Today was supposed to be the last Monday before I ran a marathon. I should be excited and tired of spaghetti. Instead, I’m munching on carrots and writing a blog post about my adventures with a sort-of broken ankle and the most comfortable pair of workout shorts I’ve ever owned.
To tell this story, we first must travel back in time to April 21—I was still looking forward to running the Big Sur 21-miler on April 30. I was going entering taper-land and Greenstyle creations opened their tester call for the Moxi Shorts—so of course, I applied.
I make no effort to hide how much I love Greenstyle and its Angelyn, and this isn’t my first adventure testing for them. Part of what makes Greenstyle patterns so great is the care and devotion Angelyn puts into making sure the pattern is perfect before releasing, which is why it took a month of testing to get these shorts perfect.
There were a lot of adventures along the way--especially for the plus-size testers like me. I'm picky about the shorts I wear. In normal shorts, I have adjust between reps, if I can wear them to work out at all—thigh chafing is the worst. In an early stage, Angelyn and I had a conversation about potentially dropping the size 16 and 18 from the pattern. I am so grateful she didn't because the end result is by far the most comfortable shorts I've ever worn.
The inseam is long enough that my thighs don't rub, and there's enough room in the legs for my quadzillas (Thanks, CrossFit!). They are easy to adjust based on what your body needs: if you have a muscular bum, the pattern shows you how to adjust for that, as well as if you have skinnier thighs. (You lucky duck, you.)
Despite my love of these shorts, I only made two pairs of shorts during testing—which is about what I make during a normal weeklong testing period, let alone one that lasted a full 30 days. I promise I have a good reason: the same day testing started for the Moxi Shorts, the Sort-of Broken Ankle Adventure began.
You see, over the past month, I’ve had an X-Ray, an MRI and two sessions of physical therapy, all trying to figure out what's wrong with my ankle. Depending which medical professional you talk to, I either have a fractured talus, a talar dome or gnarly tendinitis. No matter what the cause, I’ve been unable to run for a month and missed out on Big Sur and the Santa Barbara Wine Country Half Marathon, and will be missing Mountains2Beach on Sunday. I’ve spent the last two weeks re-learning how to walk and discovering that I have a lazy right foot, hip, and glute that must be re-taught how to function.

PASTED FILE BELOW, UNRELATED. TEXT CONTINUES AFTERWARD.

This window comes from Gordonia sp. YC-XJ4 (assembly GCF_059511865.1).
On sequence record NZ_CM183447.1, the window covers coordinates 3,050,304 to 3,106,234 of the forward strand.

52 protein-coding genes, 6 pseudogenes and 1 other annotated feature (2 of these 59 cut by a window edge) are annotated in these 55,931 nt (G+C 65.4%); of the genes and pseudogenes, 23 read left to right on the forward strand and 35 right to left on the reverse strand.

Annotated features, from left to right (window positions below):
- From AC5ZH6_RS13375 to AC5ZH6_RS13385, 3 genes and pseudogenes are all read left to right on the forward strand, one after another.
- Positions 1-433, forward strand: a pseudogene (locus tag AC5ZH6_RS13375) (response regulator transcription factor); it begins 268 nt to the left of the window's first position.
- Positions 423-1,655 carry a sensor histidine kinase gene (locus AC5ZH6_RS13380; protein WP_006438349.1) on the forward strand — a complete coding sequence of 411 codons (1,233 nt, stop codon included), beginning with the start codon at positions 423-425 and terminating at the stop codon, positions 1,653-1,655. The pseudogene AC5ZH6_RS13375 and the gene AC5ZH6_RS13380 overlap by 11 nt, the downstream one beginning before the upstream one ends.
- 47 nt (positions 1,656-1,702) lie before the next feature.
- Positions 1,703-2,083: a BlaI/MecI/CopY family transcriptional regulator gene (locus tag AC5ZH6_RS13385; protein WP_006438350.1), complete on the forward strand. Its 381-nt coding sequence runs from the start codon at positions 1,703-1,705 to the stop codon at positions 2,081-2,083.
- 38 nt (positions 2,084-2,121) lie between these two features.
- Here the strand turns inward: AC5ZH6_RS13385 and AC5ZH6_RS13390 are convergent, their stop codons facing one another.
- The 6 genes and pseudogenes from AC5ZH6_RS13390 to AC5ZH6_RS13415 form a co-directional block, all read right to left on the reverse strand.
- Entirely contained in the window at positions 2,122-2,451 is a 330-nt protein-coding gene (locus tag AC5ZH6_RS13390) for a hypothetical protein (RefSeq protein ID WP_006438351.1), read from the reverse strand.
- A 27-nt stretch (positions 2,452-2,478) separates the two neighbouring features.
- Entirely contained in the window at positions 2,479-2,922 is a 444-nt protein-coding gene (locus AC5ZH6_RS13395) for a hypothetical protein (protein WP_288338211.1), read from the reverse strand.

As you can tell, it’s been quite a month, but a symmetrical one. Both the shorts and my ankle need continual adjustments and made major improvements. While an arduous process, today makes it all worth it. Today, the Moxi shorts are officially released—and I get to go on a short run for the first time in a month to test out the ankle, with my PT’s blessing of course.
When it was time to sew my final pair of shorts, I knew what I wanted the final outfit to look like—months ago, I decided I was going to run Mountains2Beach in a Moana-inspired outfit. Since I already had the supplies, I decided to sew the outfit with the Moxi shorts. After all, while I have to relearn how to walk and run, I’m still determined to run a marathon.
Want the Moxi Shorts pattern for yourself? Grab it here (Affiliate link).
During my yoga class yesterday, my teacher asked us, “What is your body telling you today?” While she asks this same question frequently, I usually don’t listen to her or my body. I go through class doing what I feel I should do, rather than what my body tells me I can do.
But yesterday was different.
Yesterday, I listened to the story that my legs and feet were telling me. They reminded me of my falling over during a box jump two months ago and showed me the scars of my determination to connect five double unders consecutively. My feet whispered that they haven’t had a break in a long time, specifically pointing out the black toenail I have from a race in December.
The most important stories my legs told me yesterday, though, came from the arch and ankle of my right foot. Last Sunday, my ankle gave me stern warning to stop by seizing in pain while I was doing food prep. My arch and calf joined the fray on Monday and by Wednesday, I had a knot in my calf the size of a golf ball. Hours of stretches and massage by me, Hunter and my massage therapist followed and by Friday, the knot was gone. I set out on a 3-mile run on Sunday to determine how I was feeling. I only made it two-thirds of a mile before my ankle screamed at me to stop.